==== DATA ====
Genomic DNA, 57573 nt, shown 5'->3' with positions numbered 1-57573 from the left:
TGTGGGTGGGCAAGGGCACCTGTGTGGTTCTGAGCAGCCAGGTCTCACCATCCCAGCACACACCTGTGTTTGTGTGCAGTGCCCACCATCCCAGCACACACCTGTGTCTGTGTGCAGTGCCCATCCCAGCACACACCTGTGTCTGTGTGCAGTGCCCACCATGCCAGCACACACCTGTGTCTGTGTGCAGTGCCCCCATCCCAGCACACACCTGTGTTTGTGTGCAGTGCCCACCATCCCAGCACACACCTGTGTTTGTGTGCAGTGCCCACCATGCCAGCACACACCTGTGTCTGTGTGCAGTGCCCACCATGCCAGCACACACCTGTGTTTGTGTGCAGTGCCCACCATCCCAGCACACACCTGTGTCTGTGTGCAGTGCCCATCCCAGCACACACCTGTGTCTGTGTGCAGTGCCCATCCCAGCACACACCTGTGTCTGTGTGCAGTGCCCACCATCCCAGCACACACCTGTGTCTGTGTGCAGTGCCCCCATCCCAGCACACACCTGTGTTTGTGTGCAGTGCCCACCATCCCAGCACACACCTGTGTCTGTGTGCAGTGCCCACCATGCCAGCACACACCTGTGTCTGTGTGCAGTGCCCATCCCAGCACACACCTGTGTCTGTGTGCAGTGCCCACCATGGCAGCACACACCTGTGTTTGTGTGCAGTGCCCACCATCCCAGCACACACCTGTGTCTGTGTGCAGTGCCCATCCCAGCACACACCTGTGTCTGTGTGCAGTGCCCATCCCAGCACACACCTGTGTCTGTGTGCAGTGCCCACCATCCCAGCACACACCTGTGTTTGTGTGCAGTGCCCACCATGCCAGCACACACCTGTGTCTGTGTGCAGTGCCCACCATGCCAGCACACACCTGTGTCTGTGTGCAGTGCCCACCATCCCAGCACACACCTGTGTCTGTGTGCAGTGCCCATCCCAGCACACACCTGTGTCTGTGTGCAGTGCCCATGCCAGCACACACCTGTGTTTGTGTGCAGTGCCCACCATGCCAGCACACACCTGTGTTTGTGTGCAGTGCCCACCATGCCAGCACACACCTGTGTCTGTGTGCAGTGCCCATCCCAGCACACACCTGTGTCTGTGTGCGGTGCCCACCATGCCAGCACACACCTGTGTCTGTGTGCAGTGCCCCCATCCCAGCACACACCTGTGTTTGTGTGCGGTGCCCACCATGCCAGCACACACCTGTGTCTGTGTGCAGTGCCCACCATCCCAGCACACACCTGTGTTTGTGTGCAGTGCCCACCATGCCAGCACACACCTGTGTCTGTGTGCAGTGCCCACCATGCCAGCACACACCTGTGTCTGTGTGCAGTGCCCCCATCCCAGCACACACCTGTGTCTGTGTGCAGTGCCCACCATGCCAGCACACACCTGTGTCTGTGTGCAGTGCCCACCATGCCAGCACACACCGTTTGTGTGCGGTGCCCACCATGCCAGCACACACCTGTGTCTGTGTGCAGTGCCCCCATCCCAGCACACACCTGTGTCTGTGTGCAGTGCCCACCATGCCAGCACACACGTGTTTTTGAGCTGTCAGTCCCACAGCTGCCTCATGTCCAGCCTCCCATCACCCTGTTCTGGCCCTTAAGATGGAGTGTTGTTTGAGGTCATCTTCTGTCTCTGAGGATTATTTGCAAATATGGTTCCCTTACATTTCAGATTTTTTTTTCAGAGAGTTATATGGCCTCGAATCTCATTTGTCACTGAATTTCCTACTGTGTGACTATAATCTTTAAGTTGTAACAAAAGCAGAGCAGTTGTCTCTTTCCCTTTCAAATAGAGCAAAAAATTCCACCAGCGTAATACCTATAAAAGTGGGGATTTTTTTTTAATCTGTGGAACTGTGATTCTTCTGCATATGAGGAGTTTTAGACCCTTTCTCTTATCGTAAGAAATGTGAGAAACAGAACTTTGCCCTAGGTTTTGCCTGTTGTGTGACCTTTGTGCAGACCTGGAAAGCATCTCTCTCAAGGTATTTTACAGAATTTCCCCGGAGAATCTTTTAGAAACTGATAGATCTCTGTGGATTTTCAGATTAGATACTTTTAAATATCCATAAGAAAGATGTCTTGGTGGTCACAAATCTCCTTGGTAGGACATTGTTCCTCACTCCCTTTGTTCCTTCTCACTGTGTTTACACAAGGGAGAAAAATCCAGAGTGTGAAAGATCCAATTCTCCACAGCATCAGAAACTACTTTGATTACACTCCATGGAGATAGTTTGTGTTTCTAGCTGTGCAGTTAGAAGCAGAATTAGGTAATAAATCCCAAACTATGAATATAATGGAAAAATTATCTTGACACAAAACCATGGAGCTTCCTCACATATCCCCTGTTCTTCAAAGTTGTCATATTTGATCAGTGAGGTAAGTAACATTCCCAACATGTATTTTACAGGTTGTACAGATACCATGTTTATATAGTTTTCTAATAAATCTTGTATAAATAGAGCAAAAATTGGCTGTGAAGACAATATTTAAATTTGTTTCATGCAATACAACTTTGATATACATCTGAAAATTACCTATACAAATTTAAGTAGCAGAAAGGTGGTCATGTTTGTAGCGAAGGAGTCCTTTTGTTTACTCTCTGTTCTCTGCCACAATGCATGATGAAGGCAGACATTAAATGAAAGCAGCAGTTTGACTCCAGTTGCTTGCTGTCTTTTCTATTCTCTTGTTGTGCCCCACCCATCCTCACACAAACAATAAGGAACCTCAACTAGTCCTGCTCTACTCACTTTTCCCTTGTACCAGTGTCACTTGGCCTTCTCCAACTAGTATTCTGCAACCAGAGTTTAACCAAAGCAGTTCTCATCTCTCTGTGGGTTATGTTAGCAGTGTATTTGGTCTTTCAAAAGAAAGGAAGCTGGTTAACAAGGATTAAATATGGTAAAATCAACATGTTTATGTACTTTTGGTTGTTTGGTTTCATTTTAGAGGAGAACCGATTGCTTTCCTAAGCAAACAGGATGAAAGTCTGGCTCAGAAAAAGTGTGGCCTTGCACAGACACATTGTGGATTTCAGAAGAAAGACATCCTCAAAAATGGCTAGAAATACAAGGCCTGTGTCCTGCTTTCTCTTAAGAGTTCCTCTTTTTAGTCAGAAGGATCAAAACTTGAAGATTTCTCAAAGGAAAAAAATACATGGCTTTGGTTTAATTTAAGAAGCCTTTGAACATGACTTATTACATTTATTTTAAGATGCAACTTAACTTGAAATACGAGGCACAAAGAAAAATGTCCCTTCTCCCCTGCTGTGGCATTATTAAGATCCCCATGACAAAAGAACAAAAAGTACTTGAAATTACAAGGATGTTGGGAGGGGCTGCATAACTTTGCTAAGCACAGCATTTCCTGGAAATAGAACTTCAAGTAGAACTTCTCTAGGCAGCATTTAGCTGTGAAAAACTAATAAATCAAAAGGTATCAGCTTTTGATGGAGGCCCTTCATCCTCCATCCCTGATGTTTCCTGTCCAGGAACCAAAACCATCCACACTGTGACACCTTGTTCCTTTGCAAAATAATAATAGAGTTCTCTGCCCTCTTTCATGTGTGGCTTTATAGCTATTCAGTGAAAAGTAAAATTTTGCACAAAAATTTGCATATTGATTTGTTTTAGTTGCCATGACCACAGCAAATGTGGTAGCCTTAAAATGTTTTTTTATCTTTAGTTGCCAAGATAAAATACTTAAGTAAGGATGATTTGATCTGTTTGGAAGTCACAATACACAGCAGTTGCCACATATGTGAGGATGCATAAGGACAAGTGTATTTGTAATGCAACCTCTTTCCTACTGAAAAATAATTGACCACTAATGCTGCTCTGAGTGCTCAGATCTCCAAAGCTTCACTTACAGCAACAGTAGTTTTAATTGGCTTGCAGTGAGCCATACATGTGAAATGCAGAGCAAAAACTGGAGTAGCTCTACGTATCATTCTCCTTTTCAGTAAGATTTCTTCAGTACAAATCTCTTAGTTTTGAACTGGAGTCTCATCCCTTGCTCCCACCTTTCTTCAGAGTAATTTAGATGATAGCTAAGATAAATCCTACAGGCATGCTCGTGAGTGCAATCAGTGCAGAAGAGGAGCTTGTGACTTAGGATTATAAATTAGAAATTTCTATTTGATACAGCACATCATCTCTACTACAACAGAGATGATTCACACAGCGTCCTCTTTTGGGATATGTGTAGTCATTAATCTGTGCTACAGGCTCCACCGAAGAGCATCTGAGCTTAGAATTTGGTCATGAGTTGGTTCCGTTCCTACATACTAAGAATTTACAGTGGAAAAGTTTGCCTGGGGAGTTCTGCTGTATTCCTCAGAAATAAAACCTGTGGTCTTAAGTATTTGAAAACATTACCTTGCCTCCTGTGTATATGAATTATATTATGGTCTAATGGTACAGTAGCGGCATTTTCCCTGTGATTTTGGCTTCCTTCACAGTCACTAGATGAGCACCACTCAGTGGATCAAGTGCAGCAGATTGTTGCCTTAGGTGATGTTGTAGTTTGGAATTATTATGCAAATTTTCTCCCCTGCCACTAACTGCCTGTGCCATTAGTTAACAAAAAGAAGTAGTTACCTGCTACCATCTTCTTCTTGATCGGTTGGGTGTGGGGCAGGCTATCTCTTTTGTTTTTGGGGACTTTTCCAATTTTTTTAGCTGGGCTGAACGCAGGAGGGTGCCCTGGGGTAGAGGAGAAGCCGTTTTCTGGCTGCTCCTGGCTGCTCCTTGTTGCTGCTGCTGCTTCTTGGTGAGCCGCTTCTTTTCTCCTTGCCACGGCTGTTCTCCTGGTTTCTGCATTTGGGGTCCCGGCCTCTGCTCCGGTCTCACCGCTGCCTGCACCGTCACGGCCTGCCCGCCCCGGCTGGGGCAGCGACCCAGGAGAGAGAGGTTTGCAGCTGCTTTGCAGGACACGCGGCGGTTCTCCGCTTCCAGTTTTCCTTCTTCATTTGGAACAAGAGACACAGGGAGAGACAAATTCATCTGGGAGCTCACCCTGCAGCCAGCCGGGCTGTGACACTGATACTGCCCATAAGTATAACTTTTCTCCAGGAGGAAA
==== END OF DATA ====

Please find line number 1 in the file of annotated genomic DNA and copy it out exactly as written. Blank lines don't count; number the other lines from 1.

Genomic DNA, 57573 nt, shown 5'->3' with positions numbered 1-57573 from the left: